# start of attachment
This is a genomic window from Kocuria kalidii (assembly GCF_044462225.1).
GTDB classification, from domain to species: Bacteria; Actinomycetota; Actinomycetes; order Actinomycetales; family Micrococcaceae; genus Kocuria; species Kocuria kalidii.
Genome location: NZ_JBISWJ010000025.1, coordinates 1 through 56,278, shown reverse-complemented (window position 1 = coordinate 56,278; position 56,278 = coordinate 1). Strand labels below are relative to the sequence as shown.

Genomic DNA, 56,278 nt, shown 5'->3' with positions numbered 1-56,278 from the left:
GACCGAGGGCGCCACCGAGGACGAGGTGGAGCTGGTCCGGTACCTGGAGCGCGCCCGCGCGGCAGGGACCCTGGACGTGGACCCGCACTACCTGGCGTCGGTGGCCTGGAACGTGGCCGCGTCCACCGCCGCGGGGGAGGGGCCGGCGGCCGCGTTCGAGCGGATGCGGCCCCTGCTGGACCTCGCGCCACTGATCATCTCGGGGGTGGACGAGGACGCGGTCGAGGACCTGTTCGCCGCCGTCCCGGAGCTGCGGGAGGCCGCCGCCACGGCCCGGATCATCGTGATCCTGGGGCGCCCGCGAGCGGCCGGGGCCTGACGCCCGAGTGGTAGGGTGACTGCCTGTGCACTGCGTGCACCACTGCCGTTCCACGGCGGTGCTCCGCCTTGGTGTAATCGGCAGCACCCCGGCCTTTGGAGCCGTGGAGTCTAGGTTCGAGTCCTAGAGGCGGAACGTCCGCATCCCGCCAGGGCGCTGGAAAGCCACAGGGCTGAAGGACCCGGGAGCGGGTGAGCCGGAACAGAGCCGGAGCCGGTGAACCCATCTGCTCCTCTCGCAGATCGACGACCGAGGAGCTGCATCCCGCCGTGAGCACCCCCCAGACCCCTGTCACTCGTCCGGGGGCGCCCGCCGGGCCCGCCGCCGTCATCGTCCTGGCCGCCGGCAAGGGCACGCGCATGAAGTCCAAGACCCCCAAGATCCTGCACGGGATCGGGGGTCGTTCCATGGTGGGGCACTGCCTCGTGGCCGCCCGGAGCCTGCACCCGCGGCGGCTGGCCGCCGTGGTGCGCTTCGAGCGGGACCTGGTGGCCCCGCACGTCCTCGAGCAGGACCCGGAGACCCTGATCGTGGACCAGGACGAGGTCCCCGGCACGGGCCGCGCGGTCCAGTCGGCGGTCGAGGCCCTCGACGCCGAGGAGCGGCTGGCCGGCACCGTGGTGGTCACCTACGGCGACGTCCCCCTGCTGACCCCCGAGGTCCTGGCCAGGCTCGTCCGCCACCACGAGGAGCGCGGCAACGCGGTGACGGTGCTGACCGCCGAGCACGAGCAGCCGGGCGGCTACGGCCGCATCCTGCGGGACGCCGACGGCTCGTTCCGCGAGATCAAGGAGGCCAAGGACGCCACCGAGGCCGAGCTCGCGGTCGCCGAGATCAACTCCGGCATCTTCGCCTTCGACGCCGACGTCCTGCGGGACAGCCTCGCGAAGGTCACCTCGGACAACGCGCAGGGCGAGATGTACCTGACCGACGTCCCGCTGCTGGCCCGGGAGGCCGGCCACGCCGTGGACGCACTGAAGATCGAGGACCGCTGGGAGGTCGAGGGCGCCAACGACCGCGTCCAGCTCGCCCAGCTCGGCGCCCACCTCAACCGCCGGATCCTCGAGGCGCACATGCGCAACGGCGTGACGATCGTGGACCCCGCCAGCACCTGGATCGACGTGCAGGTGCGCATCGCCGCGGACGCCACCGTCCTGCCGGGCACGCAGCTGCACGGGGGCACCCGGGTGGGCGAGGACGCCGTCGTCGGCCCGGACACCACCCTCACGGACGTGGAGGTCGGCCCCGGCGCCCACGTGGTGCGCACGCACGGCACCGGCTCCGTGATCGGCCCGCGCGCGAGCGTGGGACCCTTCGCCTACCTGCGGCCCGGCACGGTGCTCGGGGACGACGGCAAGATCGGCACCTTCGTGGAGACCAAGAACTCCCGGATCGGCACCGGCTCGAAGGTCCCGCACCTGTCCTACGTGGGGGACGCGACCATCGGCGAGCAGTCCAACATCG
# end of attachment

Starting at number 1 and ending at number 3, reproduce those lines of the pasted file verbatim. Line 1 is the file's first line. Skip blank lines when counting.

This is a genomic window from Kocuria kalidii (assembly GCF_044462225.1).
GTDB classification, from domain to species: Bacteria; Actinomycetota; Actinomycetes; order Actinomycetales; family Micrococcaceae; genus Kocuria; species Kocuria kalidii.
Genome location: NZ_JBISWJ010000025.1, coordinates 1 through 56,278, shown reverse-complemented (window position 1 = coordinate 56,278; position 56,278 = coordinate 1). Strand labels below are relative to the sequence as shown.